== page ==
Please use this identifier to cite or link to this item:
Title: Multi-layer polymer-metal laminate as fire protection for lightweight transport structures
Authors: Christke, Sandra
Issue Date: 2016
Publisher: Newcastle University
Abstract: This study describes the development both of a new surface thermal insulation system, the experimental investigations into its fire protection mechanism and efficacy and a new thermal response modelling program. The use of multi-layer polymer metal laminates (PML) draws on the general principle common in conventional insulation methods, such as mineral-fibre and intumescent coatings, of immobilising high fractions of gas within the material and using the gas’ low thermal conductivity, harnessing the insulating effect. PMLs have the advantage over these systems in that they also form an integral part of the structure thereby contributing to the structural performance. With the view of taking this concept from laboratory scale to manufacture, material characterisation experiments were carried out to determine thermal and expansion characteristics of the PML material as these properties significantly influence fire performance. The PML FIRE model predicts the thermal response of PML-insulated substrates and was developed to take account of PML-specific effects such as expansion and foil melting. A series of small-scale fire tests were performed over wide heat flux ranges and on various PML designs, which included variations of PML ply numbers, foil thicknesses as well as the front face appearance, in order to gain insights into the PML fire protection mechanism and to validate the PML FIRE model. Fire-structural experiments on non-reactive and combustible PML-protected substrates commonly used in lightweight structures demonstrated the lower temperature transfer and the greatly improved structural resilience of the underlying substrate achieved. Good correlation of experimental and modelled temperature curves using PML FIRE has been obtained. The thermal state of specimens during heat exposure experiments up to structural failure can now be accurately predicted. Comparison of PML against other insulation methods illustrated the PML’s equivalent or superior behaviour in reducing underlying substrate temperatures and prolonging structural life during fire-structural testing.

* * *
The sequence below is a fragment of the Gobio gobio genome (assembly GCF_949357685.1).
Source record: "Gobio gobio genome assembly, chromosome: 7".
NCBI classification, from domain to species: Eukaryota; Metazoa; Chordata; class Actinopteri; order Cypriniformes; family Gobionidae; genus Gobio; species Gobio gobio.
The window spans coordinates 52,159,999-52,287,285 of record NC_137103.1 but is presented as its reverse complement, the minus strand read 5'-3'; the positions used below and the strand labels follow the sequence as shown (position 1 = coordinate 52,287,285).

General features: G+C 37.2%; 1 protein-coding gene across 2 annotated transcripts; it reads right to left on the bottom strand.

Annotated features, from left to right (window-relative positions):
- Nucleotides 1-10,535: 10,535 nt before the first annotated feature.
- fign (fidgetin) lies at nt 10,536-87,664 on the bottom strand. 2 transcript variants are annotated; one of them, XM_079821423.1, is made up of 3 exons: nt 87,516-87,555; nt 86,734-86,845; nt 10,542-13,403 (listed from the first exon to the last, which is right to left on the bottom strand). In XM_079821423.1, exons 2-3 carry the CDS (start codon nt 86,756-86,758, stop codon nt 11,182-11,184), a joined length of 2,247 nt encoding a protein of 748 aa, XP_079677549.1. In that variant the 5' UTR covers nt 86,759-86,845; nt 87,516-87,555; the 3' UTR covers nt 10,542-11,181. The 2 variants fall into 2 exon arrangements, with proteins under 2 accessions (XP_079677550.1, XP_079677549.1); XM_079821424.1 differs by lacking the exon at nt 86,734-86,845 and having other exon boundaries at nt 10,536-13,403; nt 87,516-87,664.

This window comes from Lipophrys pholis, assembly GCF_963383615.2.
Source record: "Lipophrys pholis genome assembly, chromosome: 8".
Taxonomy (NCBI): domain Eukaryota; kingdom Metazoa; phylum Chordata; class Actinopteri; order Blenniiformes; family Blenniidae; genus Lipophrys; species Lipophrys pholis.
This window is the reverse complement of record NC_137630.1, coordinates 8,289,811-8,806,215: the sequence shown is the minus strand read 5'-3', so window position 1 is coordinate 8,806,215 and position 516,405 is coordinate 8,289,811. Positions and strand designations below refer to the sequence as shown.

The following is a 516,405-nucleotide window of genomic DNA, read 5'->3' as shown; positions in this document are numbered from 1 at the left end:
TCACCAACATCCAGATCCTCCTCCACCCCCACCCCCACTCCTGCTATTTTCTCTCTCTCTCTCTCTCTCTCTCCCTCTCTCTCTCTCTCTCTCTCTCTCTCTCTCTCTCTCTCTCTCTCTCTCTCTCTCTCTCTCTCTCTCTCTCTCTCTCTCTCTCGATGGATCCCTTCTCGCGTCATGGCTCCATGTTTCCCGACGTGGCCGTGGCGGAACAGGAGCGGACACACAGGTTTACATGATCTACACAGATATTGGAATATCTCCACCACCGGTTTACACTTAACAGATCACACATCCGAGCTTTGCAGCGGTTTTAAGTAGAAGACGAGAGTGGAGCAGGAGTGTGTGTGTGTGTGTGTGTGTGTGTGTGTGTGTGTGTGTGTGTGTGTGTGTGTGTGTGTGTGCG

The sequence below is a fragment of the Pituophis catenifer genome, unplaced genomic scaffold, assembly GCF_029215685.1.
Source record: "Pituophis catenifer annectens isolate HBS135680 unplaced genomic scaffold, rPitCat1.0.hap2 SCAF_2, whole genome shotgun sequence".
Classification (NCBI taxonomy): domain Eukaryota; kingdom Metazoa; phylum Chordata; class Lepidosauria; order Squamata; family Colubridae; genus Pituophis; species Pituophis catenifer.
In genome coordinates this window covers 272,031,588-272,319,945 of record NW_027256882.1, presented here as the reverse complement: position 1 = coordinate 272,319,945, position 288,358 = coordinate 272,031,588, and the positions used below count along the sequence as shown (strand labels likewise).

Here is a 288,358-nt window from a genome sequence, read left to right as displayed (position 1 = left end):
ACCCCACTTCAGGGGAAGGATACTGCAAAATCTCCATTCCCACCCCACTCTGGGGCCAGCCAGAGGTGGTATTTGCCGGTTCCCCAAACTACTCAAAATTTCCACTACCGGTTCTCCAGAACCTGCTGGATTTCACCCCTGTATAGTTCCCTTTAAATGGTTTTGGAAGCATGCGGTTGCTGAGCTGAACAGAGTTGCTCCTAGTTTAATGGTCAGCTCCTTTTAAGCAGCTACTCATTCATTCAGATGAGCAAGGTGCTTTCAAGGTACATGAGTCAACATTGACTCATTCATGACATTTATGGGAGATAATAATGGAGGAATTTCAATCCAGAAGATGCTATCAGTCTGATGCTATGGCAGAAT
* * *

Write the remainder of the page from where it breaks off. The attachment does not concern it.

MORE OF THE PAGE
Description: PhD Thesis
Appears in Collections:School of Mechanical and Systems Engineering

Files in This Item:
File Description SizeFormat 
Christke, S 2016.pdfThesis40.08 MBAdobe PDFView/Open
Christke, S 2016.pdfThesis40.08 MBAdobe PDFView/Open
dspacelicence.pdfLicence43.82 kBAdobe PDFView/Open

Items in DSpace are protected by copyright, with all rights reserved, unless otherwise indicated.